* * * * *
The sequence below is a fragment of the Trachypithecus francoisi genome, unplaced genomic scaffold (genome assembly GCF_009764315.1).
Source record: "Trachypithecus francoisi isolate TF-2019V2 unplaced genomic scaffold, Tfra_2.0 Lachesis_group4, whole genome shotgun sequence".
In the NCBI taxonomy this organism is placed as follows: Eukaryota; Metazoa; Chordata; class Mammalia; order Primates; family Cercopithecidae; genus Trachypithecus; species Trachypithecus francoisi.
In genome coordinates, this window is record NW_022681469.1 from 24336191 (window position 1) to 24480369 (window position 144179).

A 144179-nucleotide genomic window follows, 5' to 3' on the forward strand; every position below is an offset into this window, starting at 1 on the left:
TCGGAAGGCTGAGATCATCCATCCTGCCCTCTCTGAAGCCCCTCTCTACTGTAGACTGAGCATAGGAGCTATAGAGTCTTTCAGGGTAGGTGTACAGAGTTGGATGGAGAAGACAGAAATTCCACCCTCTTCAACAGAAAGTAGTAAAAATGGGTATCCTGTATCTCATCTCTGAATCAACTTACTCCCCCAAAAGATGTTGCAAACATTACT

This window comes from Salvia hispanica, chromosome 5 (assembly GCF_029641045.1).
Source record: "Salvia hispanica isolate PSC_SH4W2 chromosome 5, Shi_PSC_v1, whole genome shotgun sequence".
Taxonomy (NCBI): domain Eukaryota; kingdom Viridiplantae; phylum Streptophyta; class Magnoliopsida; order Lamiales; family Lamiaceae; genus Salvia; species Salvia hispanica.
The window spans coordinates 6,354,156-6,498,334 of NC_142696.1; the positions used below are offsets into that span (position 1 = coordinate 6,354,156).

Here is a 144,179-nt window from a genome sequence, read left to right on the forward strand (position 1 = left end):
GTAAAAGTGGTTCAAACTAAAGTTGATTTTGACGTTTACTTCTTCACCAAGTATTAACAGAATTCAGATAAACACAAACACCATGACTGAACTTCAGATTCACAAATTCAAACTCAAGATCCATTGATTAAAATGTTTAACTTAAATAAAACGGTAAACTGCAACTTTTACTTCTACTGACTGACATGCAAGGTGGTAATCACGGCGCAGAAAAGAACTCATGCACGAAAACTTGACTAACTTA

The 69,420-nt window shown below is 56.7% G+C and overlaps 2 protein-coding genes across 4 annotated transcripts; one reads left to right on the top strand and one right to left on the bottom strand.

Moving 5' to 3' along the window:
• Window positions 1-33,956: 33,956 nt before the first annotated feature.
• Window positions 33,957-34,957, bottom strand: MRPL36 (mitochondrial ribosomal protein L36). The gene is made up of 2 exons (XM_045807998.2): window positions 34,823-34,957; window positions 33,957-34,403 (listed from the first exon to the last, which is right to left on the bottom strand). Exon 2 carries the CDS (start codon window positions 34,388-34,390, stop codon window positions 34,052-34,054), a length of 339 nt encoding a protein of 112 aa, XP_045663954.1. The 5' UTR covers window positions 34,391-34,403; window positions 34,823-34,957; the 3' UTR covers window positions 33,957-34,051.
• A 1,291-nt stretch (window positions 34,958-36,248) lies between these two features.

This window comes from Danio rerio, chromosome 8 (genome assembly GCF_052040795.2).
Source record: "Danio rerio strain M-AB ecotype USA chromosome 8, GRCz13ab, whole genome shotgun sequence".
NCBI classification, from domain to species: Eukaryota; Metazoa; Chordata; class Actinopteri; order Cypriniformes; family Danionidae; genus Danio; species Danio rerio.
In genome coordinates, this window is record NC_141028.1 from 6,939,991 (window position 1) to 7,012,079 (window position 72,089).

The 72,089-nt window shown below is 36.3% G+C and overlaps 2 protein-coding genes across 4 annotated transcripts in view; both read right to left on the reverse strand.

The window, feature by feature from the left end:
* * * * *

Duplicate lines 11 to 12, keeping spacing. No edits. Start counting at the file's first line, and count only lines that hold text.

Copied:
Here is a 144,179-nt window from a genome sequence, read left to right on the forward strand (position 1 = left end):
GTAAAAGTGGTTCAAACTAAAGTTGATTTTGACGTTTACTTCTTCACCAAGTATTAACAGAATTCAGATAAACACAAACACCATGACTGAACTTCAGATTCACAAATTCAAACTCAAGATCCATTGATTAAAATGTTTAACTTAAATAAAACGGTAAACTGCAACTTTTACTTCTACTGACTGACATGCAAGGTGGTAATCACGGCGCAGAAAAGAACTCATGCACGAAAACTTGACTAACTTA